Configuring

Configuration Files

Like the Jupyter Notebook server, JupyterHub, and other Jupyter interactive computing tools, jupyter-lsp can be configured via Python or JSON files in well-known locations. You can find out where to put them on your system with:

jupyter --paths

They will be merged from bottom to top, and the directory where you launch your notebook server wins, making it easy to check in to version control.

Configuration Options

language_servers

jupyter-lsp does not come with any Language Servers! However, we will try to use known language servers if they are installed and we know about them: you can disable this behavior by configuring autodetect.

If you don’t see an implementation for the language server you need, continue reading!

Please consider contributing your language server spec to jupyter-lsp!

The absolute minimum language server spec requires:

  • argv, a list of shell tokens to launch the server in stdio mode (as opposed to tcp),

  • the languages which the server will respond to, and

  • the schema version of the spec (currently only 1)

# ./jupyter_notebook_config.json                 ---------- unique! -----------
#                                               |                              |
# or e.g.                                       V                              V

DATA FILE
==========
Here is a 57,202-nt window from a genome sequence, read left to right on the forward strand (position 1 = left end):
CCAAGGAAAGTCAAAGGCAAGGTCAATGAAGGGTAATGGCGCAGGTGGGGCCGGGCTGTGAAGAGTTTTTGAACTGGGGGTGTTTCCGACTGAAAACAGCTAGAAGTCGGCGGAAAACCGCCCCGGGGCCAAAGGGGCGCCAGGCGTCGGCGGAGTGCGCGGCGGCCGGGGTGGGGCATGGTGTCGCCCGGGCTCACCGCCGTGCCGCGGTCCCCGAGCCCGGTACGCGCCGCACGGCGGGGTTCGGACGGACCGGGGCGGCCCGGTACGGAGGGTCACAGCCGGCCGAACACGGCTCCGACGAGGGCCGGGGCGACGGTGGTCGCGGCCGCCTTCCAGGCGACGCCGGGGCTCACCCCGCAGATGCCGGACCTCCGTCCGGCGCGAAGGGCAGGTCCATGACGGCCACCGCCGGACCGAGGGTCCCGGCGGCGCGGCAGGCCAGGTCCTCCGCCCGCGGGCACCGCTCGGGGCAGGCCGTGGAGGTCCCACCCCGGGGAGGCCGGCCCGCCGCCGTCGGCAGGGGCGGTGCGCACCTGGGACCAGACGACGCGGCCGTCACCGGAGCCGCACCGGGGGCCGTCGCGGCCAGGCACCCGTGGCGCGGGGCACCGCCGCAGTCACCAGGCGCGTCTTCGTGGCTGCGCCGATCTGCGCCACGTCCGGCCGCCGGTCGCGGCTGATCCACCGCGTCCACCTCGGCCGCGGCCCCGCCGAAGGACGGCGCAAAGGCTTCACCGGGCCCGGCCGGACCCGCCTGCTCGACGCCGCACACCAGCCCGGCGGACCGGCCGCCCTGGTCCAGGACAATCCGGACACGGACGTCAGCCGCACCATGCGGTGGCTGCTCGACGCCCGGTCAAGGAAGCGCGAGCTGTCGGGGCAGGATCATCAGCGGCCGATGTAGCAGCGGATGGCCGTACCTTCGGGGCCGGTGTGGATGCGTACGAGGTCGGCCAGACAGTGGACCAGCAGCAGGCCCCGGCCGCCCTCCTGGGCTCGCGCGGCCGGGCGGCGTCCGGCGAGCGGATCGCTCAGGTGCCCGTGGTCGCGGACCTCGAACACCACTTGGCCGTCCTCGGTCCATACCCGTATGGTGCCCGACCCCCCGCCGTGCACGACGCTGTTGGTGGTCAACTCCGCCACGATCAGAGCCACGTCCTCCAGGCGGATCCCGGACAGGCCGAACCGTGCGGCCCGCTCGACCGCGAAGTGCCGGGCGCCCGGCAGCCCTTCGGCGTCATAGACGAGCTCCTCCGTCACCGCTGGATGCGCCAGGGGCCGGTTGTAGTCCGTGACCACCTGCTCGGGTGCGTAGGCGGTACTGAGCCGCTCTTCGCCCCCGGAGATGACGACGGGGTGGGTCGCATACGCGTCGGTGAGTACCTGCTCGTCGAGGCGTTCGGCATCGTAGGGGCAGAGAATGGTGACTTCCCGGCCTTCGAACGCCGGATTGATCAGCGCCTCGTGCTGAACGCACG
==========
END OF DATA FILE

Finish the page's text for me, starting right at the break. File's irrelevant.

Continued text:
# $PREFIX/etc/jupyter/jupyter_notebook_config.d/a-language-server-implementation.json
{
  "LanguageServerManager": {
    "language_servers": {
      "a-language-server-implementation": {
        "version": 1,
        "argv": ["/absolute/path/to/a-language-server", "--stdio"],
        "languages": ["a-language"]
      }
    }
  }
}

A number of other options we hope to use to enrich the user experience are available in the schema.

More complex configurations that can’t be hard-coded may benefit from the python approach:

# jupyter_notebook_config.py
import shutil

# c is a magic, lazy variable
c.LanguageServerManager.language_servers = {
    "a-language-server-implementation": {
        # if installed as a binary
        "argv": [shutil.which("a-language-server")],
        "languages": ["a-language"],
        "version": 1
    },
    "another-language-implementation": {
        # if run like a script
        "argv": [shutil.which("another-language-interpreter"), "another-language-server"],
        "languages": ["another-language"],
        "version": 1
    }
}

nodejs

default: None

An absolute path to your nodejs executable. If None, nodejs will be detected in a number of well-known places.

autodetect

default: True

If True, jupyter-lsp will look for all known language servers. User-configured language_servers of the same implementation will be preferred over autodetected ones.

node_roots

default: []

Absolute paths to search for directories named node_modules, such as nodejs-backed language servers. The order is, roughly:

  • the folder where notebook or lab was launched

  • the JupyterLab staging folder

  • wherever conda puts global node modules

  • wherever some other conventions put it

extra_node_roots

default: []

Additional places jupyter-lsp will look for node_modules. These will be checked before node_roots, and should not contain the trailing node_modules.

Python entry_points

pip-installable packages in the same environment as the Jupyter notebook server can be automatically detected as providing language_servers. These are a little more involved, but also more powerful: see more in Contributing. Servers configured this way are loaded before those defined in configuration files, so that a user can fine-tune their available servers.